Toxic Spring Flowers & Plants for Cats to Avoid

Winter is coming to a close and spring is quickly approaching…

While the flowers and plants in your yard have probably started blooming, did you know that many varieties can be poisonous to your cat? 

Cats are attracted to them; they seem to like the feel of certain plants, especially those that are grass-like in appearance.

If ingested, some plants and flowers may cause minor symptoms such as mouth irritation and excessive drooling, as well as general gastrointestinal upset, including vomiting and diarrhea, an upset stomach, abdominal pain and nausea. Others can cause a more serious outcome, including death.

Below we have put together a list of plants and flowers you should keep out of paws reach as well as what to do if your feline friend eats a toxic plant/flower.

List of toxic plants and flowers that can be deadly to your cat:

  • Amaryllis
  • Autumn Crocus
  • Azalea/Rhododendron
  • Black Locust
  • Castor Bean
  • Cyclamen
  • Foxglove
  • Kalanchoe
  • Larkspur
  • Lily (all types)
  • Monkshood
  • Oleander
  • Sago palm
  • Yew


While there are some benign species safe for cats, many very common varieties for spring, including tiger, day, Easter, stargazer, red and wood lilies are highly toxic to cats so it’s important that you proceed with caution when adding flowers to your flower bed this spring.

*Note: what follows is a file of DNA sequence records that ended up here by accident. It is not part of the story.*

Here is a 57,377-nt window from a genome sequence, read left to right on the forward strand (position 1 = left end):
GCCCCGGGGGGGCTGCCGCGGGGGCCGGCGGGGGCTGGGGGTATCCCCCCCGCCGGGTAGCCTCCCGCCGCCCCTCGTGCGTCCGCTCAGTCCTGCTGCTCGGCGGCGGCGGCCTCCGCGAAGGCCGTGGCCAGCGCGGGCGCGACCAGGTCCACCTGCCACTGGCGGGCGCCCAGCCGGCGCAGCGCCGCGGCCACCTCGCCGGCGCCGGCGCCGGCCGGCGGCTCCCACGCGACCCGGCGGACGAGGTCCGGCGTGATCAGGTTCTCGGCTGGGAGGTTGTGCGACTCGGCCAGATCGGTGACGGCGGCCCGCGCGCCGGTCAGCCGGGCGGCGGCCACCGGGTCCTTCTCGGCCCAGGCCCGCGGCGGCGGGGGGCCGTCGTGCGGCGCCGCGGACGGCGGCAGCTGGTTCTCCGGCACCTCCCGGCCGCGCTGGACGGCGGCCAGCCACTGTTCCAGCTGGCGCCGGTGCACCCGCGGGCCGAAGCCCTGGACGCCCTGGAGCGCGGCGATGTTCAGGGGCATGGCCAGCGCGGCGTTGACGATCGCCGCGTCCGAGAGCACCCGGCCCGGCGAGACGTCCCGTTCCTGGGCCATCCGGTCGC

Some of the more serious symptoms of toxicity include severe vomiting, gastrointestinal bleeding, bloody stools, damage to the stomach lining, liver and kidney damage or failure, respiratory failure, heart arrhythmias, seizures, coma and death.

What should I do if my cat eats a poisonous plant?

If you suspect your cat has eaten a flower or plant in your yard and has possibly been poisoned, consult your veterinarian immediately. It's important for the doctor to know specifically what plant/flower your cat ate. If you're unsure of the name, it is wise to bring the plant or flower to a nursery in order to identify it properly.